A Guide to Witnesses
Today Trini Fake News is introducing a new column called ‘Law Made Ridiculous’. The purpose of this column is to be a guide to our unique legal system. We hope to show you how you can not just survive but come to love our legal system. This first column deals with something that all of us have or will have to face at some point in our lives in this sweet country. That is being a witness. If you’re looking for help on being a Jehovah Witness we can’t help you. If you’re above five years old and still believe in such fantasies, we recomend you hold on for our psychiatric advice column. Now on to our column.
A witness is the most important person in any case. This needs to be constantly reinforced in your mind. With this knowledge you will be able to properly conduct yourself when in court. The most important thing is that you protect yourself. You do not want to be charged with obstruction or perjury. Most importantly however, you do not want to be killed. In some cases your family and friends may also be under threat. Whether this is a good or bad thing depends on the individual being threatened.
The first misconception Joe Public has is that once summoned to give evidence as a witness, he or she is obligated to do so. Many live under the false belief that they can be charged with obstruction of justice. This misconception can be blamed on too many Law & Order re-runs on cable television. Do not apply such fancy and modern concepts to Trinidad, much less Tobago. In the recent case of the State vs. Chief Justice Satnarine Sharma, Chief Magistrate Sherman Mc Nichols demonstrated by his chiefly judicial wisdom, that in fact it is up to the witness to decide whether he wants to give evidence or not. The Attorney General John Jeremie took the honourable Mc Nichols implicit advice and decided not to give testimony at a tribunal hearing. So the wheel turns.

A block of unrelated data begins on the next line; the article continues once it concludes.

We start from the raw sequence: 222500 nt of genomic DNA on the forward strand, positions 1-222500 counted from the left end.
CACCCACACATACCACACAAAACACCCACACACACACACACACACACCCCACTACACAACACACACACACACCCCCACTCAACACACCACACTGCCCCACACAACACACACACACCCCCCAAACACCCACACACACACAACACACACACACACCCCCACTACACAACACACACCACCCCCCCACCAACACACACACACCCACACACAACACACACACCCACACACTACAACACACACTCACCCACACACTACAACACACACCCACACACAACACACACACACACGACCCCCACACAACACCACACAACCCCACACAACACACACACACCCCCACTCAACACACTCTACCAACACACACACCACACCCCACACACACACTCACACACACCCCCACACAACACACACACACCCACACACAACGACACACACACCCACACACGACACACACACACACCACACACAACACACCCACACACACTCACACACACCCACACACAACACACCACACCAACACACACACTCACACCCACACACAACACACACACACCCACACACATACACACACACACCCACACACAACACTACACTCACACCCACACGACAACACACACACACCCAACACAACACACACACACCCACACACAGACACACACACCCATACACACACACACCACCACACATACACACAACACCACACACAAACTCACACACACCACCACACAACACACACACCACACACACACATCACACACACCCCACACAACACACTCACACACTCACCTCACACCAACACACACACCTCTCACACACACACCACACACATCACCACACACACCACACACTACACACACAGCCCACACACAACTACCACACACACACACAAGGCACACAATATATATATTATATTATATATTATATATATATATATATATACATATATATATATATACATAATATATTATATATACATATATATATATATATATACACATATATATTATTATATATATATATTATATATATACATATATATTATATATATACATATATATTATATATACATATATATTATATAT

If you decide not to follow the learned advice of Chief Magistrate Sherman Mc Nichols or that of Attorney General John Jeremie or the legal luminary who writes this column, and you decide to actually give evidence then I feel it my duty to inform you how to not get yourself killed. The first thing to keep in mind is that any statements made prior to your actual testimony are null and void in the eyes of the law. For example, say you swore in a statement that you knew someone for fifteen years and saw them at least two or three times a week. Once you are on the witness stand you are legally allowed to say that you do not know the person; even if the person is sitting in court. You can say you do not see the person in the court. The prosecution will simply ‘boil down like bhaji’ as we say.
I must end this column by saying that the above advice has been proven to stand up in the courts of law in Trinidad and Tobago. The examples given are all real. You can try this at you own risk but then you probably walk outdoors at night sometimes. Given that everything is relative, I would venture that my advice above is less risky to your well-being. To be really safe though, I suggest that you do not witness anything in the first place. It would save both you and the police a whole lot of trouble.